The Dream

                               Herbert Huffman

Herbert Huffman, the founder of the Broad Street Choir and the Columbus Boychoir, was a dedicated and auspicious musician and community leader.  Huffman and his wife Mary, were members of the first graduating class of the renowned Westminster Choir School in Dayton, Ohio.  As a contemporary of Dr. John Finely Williamson, Huffman was influenced by his personal outlook, educational philosophy, and dedication of service.  Consequently, Westminster Choir College's unique program reinforced and empowered Huffman's musicianship, ideals, religious values, and commitment to music and its transformative power.  In 1934, just five years after his graduation,  Huffman became the music minister of the Broad Street Presbyterian Church in Columbus, Ohio.   As newly appointed minister of music, Huffman moved quickly to establish and implement the "Westminster Plan" as promoted by Dr. Williamson.  As a result, he started the Broad Street choir and eventually instituted the Columbus Boychoir in 1937.  The "Westminster Plan" was a specific plan that was meant to be replicated by music ministers in order to initiated and develop quality worship music. One may suggest that the dream of the Columbus Boychoir was a result of Huffman's Westminster experience and the tenents of the "Westminster Plan".  Nonetheless, Huffman's determination, close personal connections, commitment to quality music and youth development lead him to create a legacy that continues to inspire and impact the lives of youth boys today.

The Mission

The founding mission of the American Boychoir School as  set forth in 1937 by the founder Herbert Huffman:

1. To build Character in young boys and prepare them for good citizenship.

2. To provide an exceptional training program for musically talented boys, regardless of their religion, social background, or financial circumstances.

3.  To make this unique opportunity the motivation for general educational attainment.

4. To help enrich the cultural life of the nation and produce  a musical organization that is recognized throughout the country as the finest of its kind.

Early Development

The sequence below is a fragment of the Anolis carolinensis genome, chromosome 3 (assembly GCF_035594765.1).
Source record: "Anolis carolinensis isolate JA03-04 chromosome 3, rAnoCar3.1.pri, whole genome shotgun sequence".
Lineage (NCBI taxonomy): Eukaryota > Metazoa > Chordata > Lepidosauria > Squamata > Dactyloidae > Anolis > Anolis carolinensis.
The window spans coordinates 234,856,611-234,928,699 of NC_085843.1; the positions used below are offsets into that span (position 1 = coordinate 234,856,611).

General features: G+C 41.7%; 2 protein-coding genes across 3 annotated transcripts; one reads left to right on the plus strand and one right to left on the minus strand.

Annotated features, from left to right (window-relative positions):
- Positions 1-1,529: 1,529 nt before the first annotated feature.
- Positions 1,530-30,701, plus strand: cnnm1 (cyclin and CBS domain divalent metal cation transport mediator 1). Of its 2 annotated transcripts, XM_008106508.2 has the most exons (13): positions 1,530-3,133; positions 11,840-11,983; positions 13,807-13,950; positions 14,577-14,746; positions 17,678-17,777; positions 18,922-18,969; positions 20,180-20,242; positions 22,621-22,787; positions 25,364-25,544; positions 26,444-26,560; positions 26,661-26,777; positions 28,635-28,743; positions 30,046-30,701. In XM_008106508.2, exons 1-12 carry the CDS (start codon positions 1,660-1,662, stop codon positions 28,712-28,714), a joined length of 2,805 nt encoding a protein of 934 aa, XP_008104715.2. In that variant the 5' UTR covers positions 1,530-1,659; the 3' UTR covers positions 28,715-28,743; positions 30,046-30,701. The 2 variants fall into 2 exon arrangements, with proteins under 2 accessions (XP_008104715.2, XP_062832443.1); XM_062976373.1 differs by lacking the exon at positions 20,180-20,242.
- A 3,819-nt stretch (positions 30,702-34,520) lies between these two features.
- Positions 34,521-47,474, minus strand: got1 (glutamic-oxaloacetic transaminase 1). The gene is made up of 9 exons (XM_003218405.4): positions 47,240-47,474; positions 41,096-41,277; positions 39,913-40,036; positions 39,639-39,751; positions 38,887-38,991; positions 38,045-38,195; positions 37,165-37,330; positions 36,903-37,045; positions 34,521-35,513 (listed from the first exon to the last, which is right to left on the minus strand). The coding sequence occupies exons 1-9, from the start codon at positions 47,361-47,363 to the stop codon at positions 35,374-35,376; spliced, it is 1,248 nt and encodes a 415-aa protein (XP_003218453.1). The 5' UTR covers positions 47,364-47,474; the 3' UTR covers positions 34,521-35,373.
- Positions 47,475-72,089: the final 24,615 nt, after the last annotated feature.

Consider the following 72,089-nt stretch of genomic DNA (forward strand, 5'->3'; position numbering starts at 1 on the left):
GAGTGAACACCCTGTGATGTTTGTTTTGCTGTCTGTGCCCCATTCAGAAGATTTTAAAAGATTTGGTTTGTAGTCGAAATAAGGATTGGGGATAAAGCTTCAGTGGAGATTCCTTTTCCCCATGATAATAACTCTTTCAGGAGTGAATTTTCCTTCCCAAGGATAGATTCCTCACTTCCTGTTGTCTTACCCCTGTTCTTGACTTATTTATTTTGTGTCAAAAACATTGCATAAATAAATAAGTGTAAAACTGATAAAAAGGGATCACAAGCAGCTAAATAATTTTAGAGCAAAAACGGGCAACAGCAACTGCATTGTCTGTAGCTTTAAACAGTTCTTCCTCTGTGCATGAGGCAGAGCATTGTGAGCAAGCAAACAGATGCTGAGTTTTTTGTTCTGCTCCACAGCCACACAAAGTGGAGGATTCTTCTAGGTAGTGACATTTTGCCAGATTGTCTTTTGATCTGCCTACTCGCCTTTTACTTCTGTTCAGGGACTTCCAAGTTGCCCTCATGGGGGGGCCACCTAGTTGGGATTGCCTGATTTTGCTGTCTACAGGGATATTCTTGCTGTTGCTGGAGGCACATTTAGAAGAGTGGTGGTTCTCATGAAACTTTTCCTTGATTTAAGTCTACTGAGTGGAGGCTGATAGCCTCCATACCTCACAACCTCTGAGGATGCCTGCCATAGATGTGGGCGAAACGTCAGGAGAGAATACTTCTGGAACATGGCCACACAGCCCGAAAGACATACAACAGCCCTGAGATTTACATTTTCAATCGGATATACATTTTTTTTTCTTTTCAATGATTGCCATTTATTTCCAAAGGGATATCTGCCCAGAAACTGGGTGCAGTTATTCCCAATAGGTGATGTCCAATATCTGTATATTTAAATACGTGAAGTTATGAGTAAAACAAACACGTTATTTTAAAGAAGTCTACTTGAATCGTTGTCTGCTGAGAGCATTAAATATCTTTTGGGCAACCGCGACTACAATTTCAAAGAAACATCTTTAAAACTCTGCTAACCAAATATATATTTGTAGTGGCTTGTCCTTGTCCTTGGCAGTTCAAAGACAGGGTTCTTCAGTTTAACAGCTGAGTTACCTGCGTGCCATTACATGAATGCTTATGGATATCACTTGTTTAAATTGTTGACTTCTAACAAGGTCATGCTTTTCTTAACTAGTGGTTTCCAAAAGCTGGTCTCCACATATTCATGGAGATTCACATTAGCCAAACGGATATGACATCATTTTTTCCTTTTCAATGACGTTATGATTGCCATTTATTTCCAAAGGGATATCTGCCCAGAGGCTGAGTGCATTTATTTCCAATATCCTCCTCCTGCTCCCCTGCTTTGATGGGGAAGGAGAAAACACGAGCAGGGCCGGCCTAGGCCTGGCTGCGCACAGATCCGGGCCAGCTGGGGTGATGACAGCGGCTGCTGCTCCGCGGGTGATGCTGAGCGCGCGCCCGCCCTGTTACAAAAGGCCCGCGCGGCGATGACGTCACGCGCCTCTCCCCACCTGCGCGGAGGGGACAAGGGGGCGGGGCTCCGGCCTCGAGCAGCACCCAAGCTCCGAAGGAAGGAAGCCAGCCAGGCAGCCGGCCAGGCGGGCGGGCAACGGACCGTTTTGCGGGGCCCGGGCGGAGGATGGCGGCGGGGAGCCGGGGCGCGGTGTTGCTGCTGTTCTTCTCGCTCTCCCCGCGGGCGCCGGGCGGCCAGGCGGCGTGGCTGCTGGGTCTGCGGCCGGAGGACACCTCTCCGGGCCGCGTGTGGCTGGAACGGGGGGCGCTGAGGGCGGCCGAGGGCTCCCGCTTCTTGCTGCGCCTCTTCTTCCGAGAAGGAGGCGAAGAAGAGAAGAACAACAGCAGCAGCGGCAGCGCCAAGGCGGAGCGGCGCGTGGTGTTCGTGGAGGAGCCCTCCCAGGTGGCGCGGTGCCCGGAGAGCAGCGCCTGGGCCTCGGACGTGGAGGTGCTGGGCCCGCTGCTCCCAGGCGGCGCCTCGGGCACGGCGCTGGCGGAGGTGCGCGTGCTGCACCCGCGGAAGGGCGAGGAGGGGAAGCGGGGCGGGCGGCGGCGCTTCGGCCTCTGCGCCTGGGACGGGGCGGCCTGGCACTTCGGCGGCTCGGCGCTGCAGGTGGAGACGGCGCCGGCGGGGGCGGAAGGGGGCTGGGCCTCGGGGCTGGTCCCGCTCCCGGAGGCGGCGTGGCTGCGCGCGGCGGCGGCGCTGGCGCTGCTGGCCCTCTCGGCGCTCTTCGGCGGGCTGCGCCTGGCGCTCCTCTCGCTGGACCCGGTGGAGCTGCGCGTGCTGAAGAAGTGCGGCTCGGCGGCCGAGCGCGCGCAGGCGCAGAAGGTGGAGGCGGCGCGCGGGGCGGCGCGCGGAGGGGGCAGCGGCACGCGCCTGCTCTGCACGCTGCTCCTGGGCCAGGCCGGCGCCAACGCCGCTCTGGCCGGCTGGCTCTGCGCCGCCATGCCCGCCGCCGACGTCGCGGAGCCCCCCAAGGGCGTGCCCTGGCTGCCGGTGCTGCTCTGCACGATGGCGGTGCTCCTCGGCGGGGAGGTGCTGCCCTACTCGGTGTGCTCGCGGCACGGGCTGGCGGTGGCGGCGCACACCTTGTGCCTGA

The 1930's and 40's was certainly not a developmentally fertile stage of social and institutional growth.  Plagued by global conflict and a recovering economy,  Herbert Huffman and his staff faced insurmountable circumstances, which under conventional conditions would be to powerful to overcome.  Nevertheless, The Columbus Boychoir rapidly grew and defied the development trends of the time.  One may suggest, that Herbert Huffmanís personal and social connections provided a firm foundation for the early development of the institution.   In 1937,  utilizing his post at the Broad Street Presbyterian church and membership in the Columbus Kiwanis Club, Huffman organized and instituted the Columbus Boychoir.  For several decades, the Kiwanis Club and the Broad Street Presbyterian Church served as co-sponsors for the choir.   Each institution was a vital fertilizer that provided the choir with the basic necessities.  The church provided the choir a building to rehearse and perform in, and the Kiwanis club provided monetary donations that enabled Huffman to hire an accompanist, purchase music, and produce concerts.  Throughout the choirís early history, Huffman  established numerous working relationships with local and national businesses, Various media agencies,  and a variety of nonprofit, religious, artistic, educational, and benevolent organizations.  Consequently, many of the performances on the concert calendar were private concerts for benefactors and private organizations. Such Organizations include The Kiwanis Club, Rotary International,  the Shrinerís of North America, and private tea parties hosted by the Columbus Boychoir's Women's Support Board.  In addition, Huffman worked hard to ecumenicize the Boychoir and develop relationships with other religious denominations. To this day, many of the boychoirís financial donors credit their dedicated support their first concert. The relationships fostered by private performances provided Huffman with the financial means to develop an accompanying choir school, expand performance opportunities outside Columbus, promote the artistic integrity and superiority of the Columbus Boychoir.